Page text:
Joyful ‘Queen of Katwe’ Tells Unlikely Story of a Girl From Ugandan Slums Who Became a World Famous Chess Player

Cortney O'Brien
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Posted: Sep 23, 2016 11:00 AM
Joyful ‘Queen of Katwe’ Tells Unlikely Story of a Girl From Ugandan Slums Who Became a World Famous Chess Player

Phiona Mutesi’s story is one that was made for the silver screen. If you don’t know her, you may want to let “The Queen of Katwe” do the introductions. The film, out in limited theaters today and everywhere on September 30, tells the inspiring story of a young lady who learned how to play chess in the slums of Uganda – and became one of the most talented players in the country. Oh, and she did so based on instinct, considering she didn’t know how to read or write.

Phiona’s unlikely dream is displayed beautifully in the new Disney film. Newcomer Madina Nalwanga offers a vulnerable portrayal of the young woman whose quiet confidence propelled her to astonishing success.

Other notable performances come from the film’s two stars: Lupita Nyong’o and David Oyelowo. Nyong’o, who won an Oscar for her performance in “Twelve Years a Slave,” plays Phiona's mother Harriet. In the role, Nyong'o is able to capture Harriet's reluctant attitude toward her daughter's dream, and eventual change of heart.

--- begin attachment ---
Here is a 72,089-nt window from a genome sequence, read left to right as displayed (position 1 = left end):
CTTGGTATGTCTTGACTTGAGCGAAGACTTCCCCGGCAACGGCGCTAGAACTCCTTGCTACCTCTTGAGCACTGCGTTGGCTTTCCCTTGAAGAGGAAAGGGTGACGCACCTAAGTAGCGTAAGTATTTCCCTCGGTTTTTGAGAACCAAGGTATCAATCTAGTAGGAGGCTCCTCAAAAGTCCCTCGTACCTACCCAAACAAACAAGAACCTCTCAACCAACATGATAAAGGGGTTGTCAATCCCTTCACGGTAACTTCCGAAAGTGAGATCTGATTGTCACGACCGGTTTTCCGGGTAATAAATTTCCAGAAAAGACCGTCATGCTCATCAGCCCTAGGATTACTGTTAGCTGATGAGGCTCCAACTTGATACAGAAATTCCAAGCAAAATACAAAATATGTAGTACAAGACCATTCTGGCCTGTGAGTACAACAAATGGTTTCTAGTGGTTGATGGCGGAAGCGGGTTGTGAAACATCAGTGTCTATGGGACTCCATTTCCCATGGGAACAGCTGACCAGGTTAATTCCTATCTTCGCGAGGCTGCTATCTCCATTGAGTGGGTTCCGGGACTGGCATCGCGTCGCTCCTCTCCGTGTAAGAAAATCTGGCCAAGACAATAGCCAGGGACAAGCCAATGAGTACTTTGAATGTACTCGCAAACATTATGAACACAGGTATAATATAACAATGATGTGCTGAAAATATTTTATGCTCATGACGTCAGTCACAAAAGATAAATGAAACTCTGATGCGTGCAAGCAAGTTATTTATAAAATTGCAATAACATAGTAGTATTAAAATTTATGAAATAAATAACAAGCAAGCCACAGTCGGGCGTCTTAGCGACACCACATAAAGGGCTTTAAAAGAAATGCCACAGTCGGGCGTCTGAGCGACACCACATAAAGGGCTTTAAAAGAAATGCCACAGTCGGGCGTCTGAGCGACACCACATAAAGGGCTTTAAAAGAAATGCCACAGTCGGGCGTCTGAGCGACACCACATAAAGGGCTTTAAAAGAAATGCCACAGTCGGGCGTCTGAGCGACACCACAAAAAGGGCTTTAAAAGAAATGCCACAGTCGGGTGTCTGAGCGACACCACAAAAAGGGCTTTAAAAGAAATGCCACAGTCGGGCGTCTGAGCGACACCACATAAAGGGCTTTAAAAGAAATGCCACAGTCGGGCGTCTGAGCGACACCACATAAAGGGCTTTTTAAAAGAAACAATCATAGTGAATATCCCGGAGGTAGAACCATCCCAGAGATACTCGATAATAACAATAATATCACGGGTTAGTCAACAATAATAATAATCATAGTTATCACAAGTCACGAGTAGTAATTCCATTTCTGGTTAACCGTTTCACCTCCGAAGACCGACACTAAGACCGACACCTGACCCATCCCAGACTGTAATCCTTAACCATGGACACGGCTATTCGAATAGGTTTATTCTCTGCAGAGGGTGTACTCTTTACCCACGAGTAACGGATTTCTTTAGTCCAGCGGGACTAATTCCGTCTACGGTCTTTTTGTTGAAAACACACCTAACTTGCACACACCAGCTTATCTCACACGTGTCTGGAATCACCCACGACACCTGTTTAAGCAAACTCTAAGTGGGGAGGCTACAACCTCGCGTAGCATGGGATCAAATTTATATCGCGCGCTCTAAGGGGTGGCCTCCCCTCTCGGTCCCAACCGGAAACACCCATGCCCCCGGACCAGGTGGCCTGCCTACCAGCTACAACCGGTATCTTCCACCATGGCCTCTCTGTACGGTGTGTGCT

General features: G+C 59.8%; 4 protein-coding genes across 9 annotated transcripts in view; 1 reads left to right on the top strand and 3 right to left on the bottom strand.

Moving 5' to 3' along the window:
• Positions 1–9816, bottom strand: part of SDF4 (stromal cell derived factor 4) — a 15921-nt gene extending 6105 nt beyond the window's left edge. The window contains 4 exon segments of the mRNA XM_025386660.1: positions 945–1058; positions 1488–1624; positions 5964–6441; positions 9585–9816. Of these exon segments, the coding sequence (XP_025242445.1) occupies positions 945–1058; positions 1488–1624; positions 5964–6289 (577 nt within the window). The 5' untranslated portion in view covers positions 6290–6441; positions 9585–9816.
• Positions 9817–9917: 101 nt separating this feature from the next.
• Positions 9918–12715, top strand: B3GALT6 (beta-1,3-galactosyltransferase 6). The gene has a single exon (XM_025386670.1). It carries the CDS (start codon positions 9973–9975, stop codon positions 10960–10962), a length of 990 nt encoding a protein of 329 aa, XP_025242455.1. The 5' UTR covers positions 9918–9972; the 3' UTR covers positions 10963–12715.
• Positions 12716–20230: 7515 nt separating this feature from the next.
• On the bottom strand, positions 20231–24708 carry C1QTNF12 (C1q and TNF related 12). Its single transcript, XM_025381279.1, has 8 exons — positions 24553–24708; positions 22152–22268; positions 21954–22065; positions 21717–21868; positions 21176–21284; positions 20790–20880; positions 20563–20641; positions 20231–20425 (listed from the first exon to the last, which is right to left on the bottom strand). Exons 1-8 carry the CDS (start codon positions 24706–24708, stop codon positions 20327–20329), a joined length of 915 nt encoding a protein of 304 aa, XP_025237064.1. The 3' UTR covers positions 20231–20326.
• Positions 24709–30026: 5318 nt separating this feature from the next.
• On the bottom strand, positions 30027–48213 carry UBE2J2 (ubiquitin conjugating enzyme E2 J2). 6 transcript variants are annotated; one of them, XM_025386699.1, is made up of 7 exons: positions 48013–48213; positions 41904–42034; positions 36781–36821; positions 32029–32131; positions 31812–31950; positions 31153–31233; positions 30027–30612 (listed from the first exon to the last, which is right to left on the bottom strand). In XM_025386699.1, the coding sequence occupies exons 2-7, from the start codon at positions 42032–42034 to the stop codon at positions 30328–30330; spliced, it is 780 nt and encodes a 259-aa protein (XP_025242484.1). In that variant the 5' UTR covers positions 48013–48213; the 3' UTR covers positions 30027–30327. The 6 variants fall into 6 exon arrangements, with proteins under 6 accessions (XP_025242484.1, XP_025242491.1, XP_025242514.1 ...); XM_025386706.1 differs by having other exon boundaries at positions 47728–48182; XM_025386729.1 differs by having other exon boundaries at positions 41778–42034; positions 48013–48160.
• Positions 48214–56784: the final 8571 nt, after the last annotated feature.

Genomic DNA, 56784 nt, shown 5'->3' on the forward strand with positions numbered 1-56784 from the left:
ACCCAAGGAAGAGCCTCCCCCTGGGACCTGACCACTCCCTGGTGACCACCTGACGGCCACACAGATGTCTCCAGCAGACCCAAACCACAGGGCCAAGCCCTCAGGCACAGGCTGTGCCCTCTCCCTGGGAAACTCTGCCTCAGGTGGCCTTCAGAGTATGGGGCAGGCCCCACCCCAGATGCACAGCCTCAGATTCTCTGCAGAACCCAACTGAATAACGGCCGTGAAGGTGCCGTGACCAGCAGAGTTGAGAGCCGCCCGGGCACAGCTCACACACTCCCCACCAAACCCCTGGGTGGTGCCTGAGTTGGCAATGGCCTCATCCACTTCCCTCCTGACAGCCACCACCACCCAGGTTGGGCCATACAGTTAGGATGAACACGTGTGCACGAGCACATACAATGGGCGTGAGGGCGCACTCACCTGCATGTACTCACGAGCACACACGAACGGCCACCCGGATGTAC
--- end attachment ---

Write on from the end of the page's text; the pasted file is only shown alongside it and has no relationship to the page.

Oyelowo, known for his Golden Globe-nominated performance as Dr. Martin Luther King, Jr. in "Selma," gives a heartwarming portrayal of Coach Robert Katende, who at times believed in Phiona’s dream even more than she did. In the role, Oyelowo is very animated and likable. He also happens to be a pretty convincing chess player.

The child actors in the film manage to steal several scenes of their own with their contagiously joyful performances as Phiona's teammates.

The chess scenes are surprisingly suspenseful and entertaining. You don’t have to be an expert on the game to enjoy them. For audience goers like me, who have never said “checkmate” in their life, trust me, you won’t be lost or bored.

While the movie is full of heartwarming moments, it does not shy away from the often brutal reality of life in the Ugandan slums. It depicts the abject poverty of many Ugandans and their daily desperation to find food. In one especially devastating scene, a natural disaster destroys the Mutesis’ home. 

These struggles, you’ll find, only make Phiona’s accomplishments that much sweeter.

Stay tuned for my interview with Nyong’o, who met with a handful of press in the nation's capital last week for "The Queen of Katwe" press tour.